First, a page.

This post absolutely breaks my heart! And I have nothing to say in response because I don’t have this experience. Yes, I went through the labor of bringing Emma into this world and I’ll go through it again to bring Peyton. However, the adopting mom is very sacred and deserves to be celebrated as much as us “real” moms. You CHOSE to be Abigail’s parent. You made a sacrifice a lot of people aren’t willing to make, even those “real” moms. Abigail is incredibly lucky to have you and one day she’ll realize it and thank you and we’ll see a pot that is obviously soaked with your tears! It’s true that the bond between a birth mother and child is unlike any other – but the bonds that matter so much more now are the ones that you get to experience. Abigail has someone who stands by her and up for her every day of her life. That, too, is a bond unlike any other and one that is very rare. Don’t sell yourself short just because you’re not the birth mother – a lot of people can be a mother, but very few can be “mommy.”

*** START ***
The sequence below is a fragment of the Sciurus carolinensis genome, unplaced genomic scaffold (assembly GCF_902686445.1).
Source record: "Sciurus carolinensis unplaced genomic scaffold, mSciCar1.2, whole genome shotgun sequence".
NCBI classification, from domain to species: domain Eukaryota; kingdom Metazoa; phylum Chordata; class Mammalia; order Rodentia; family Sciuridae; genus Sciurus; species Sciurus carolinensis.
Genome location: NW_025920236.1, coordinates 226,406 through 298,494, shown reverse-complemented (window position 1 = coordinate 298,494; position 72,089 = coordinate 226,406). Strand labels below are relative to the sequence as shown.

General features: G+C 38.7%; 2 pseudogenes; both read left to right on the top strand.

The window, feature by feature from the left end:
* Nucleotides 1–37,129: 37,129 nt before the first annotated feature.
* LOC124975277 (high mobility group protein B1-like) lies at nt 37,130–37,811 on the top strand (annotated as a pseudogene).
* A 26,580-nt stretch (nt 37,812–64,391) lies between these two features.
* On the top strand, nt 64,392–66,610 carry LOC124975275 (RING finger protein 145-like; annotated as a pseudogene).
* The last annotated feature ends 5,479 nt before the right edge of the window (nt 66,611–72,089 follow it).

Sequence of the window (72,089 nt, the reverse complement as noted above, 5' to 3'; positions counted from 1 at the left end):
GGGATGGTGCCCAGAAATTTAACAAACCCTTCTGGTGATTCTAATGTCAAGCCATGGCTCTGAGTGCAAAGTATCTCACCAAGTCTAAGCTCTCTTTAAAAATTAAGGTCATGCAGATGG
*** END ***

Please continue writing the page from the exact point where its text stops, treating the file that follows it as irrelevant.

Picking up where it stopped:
2. Laurie May 10, 2010 at 4:43 pm #


    As an adopted child, can I say that all that might not necessarily be true? I think we know how best to hurt our parents, but just because we say it doesn’t mean that we really think it. I have always known that I was adopted and it has always, honestly always, felt like a huge gift. I was wanted 100%. My parents went to a lot of trouble to get me, as I’m sure you did. My mom asks me every so often, “Don’t you want to find your birth mother?” But honestly, I have a mom. She’s the only mom I’ve ever known and I have only curiosity about the other. If I ever do meet her, I’ll tell her thank you for giving me up and that I hope that she has had a great life too. Not in a snarky way – but honestly, I’m so thankful she didn’t keep me (18 and unmarried) and I really truly hope that she has had a wonderful life. But she isn’t my mother and she never could be.

    Maybe you didn’t give birth to your daughter, but you are her mother. Most definitely. And somewhere out there is a woman who gave birth to a girl who is not her daughter.And my bet is that your daughter knows that too.

  3. Meg May 10, 2010 at 5:04 pm #

    Love you! Totally know where you are coming from. Also know this is just the tip of the iceberg on this topic… keep going!

  4. nglass May 10, 2010 at 5:15 pm #